"You're livin' in your own Private Idaho, Idaho"

Please note that this text contains spoilers.

Here is River Phoenix; stranded, shuffling, sleepy-eyed. Take note of his smooth, high forehead and his sweet boyish chin. Watch as he hollers and swaggers. This show of unfazed machismo cannot hide the fact that he’s as defenceless and vulnerable as the rabbit who lopes away from the road in fright. This boy is named Mike and he doesn’t know where he is or why he’s there. Clouds roil overhead in the purpling sky. The highway stretches onwards. This American landscape is blank and hostile.

Remember this location. We’ll be back.  

Now watch as Mike is suddenly betrayed by his own body. Convulsing and twitching, he slowly drops to the ground. He is a narcoleptic, a character trait which informs the rhythm of his surrounding film. Mike’s attacks come upon him suddenly and he regularly wakes up in a new and disorientating place. This lends an unusual structure to the movie, which smash cuts it way through different locations, time periods, tones.

But first, the opening credits.


Most people now automatically associate the words My Own Private Idaho with the New Queer Cinema movement of the 1990s. Yet what does that title really mean? The phrase is never once said within the movie.

The colourful title cards slotted throughout the film tell us that that stretch of highway we encounter at the beginning of the film, the one as familiar as a ‘fucked-up face’, is located in Idaho. The phrase itself has its origin in a song by the B-52s, a band, let’s not forget, in which four of the five founding members identified as gay or bisexual.

If you don’t pay any attention to the lyrics, one’s “own private Idaho” sounds like it could mean an idealised space, a self-made mental sanctuary. Pay attention to the lyrics though, and the song reveals something much more insidious.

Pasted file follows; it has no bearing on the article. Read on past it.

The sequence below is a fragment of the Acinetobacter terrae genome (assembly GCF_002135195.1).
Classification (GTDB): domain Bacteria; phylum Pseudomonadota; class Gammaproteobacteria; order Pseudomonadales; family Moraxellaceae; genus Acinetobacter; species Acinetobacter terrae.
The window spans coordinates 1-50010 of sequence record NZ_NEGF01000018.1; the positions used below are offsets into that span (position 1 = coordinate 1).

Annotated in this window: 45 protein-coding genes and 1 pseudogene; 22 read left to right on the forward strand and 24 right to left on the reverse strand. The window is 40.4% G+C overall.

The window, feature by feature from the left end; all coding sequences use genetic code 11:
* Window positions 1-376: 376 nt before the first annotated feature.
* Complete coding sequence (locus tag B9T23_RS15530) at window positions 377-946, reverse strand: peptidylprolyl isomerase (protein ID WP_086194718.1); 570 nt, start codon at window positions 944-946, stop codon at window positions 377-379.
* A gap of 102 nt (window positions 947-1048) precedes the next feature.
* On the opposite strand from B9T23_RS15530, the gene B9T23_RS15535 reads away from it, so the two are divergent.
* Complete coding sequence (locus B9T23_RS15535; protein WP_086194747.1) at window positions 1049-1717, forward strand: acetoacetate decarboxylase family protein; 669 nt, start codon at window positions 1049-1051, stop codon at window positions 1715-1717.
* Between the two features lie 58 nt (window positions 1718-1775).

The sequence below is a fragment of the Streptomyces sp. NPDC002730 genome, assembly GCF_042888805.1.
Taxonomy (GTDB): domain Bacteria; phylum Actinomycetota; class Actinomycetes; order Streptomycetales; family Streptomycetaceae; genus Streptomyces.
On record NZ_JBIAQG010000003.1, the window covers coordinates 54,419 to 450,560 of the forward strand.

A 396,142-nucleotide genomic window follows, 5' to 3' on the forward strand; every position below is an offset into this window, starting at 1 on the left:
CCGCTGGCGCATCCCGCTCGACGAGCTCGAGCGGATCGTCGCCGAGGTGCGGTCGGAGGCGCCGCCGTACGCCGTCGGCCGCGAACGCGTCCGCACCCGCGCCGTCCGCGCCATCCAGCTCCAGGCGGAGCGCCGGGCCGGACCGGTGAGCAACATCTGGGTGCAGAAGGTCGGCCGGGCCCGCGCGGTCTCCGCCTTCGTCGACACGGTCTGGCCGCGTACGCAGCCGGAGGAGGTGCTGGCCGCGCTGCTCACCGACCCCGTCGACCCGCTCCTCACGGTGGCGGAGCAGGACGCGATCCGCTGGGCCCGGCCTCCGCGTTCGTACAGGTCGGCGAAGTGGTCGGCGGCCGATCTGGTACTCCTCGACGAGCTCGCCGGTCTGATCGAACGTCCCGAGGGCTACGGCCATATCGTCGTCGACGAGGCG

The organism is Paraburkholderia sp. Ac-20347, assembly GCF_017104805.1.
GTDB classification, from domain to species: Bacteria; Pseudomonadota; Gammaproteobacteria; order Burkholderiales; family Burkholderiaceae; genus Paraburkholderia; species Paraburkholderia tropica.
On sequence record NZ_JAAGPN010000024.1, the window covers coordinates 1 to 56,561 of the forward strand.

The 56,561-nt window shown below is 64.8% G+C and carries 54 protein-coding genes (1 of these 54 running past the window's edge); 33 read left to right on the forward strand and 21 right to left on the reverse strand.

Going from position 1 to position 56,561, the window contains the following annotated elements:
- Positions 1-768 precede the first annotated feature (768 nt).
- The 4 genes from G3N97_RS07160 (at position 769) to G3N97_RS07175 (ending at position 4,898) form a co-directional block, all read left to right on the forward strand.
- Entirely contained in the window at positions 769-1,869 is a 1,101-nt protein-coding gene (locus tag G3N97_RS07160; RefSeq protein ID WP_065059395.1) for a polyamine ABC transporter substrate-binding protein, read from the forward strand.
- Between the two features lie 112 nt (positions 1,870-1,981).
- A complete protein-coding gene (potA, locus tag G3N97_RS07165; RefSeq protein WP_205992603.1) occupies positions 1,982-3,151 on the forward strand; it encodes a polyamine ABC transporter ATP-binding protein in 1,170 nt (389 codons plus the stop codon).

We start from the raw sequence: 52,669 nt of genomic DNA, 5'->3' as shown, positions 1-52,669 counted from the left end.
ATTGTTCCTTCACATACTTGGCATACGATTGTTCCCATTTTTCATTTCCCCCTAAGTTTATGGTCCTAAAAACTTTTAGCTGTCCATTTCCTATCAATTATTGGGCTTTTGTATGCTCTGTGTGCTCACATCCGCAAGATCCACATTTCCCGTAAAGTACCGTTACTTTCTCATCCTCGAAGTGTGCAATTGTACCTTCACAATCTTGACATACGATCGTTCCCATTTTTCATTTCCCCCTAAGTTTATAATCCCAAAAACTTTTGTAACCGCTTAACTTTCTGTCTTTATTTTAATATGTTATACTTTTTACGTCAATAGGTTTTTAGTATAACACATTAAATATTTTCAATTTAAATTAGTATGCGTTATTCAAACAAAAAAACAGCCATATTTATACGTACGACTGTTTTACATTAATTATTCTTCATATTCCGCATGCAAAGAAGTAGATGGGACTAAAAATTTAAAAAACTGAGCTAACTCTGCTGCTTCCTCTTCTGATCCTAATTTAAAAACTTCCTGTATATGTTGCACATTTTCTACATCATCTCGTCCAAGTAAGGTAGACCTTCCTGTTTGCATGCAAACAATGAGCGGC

You're livin' in your own Private Idaho, Idaho
You're out of control, the rivers that roll
You fell into the water and down to Idaho
Get out of that state
Get out of the state you're in

Your own private Idaho is an unhealthy mental state. It’s a paranoiac frame of mind. It’s one we shouldn’t linger in for too long.

Poor Mike is returned to that stretch of highway again and again.


“I've been on this road before.”

We’re back on that same road. It’s halfway through the film and this time Mike is not alone. Scott (Keanu Reeves) is with him, attempting to kickstart his motorcycle and only half listening as Mike continues:

“This is my road. Looks like a fucked-up face.Like it's saying, 'Have a nice day" or something. See what I mean, Scott?”

Scott doesn’t see, or he doesn’t want to see. He continues this refusal into the next scene, perhaps the most pivotal in the film. It is the scene where the two boys sit in front of a crackling fire, the location where Mike admits he’s in love with Scott.

It almost hurts to watch Mike squirm this confession of love out of himself, to see the physical effort it takes. He begins by circling around the issue, hinting and feinting and then backing off, willing his companion to take the lead. It isn’t until Scott’s quiet, assured statement that he only has sex with men for money and that “two guys can't love each other” that Mike’s reserve cracks and he lets his honest feelings out, halting yet definite.

“Well, I - I don't know. I mean -I mean, for me… I could love someone even if I... you know, wasn't paid for it. I love you and…. you don't pay me.”

Throughout this exchange, Scott is looking directly at Mike, while Mike stares down into the fire. Watch River Phoenix’s body as he twists it in on himself, wrapping hand around knee, drawing himself up close and small. It’s worth remembering that this exquisite scene was improvised almost entirely by Phoenix. On the page, his character was initially written as straight. Phoenix wanted to complicate it. How queer.


At the film’s close, we are, of course, back on that same stretch of road. It isn’t a scene of redemption or of reunion. For many queer people, our lives cannot be conceived of as linear. Many of the usual milestones of normal society are meaningless, or mislabelled, or simply fall out of chronology. After all he has been through, Mike has ended up right back where he started from.

Before we are truly finished, however, a final title-card: Have a nice day.

The phrase rings obviously hollow. The world can be brutal to beautiful boys with smooth, high foreheads, especially those with queer confessions to make. But watch River Phoenix, one final time. He is beautiful. And this, more than perhaps any other factor, is why we return, helplessly, to My Own Private Idaho.

- by Catherine O'Sullivan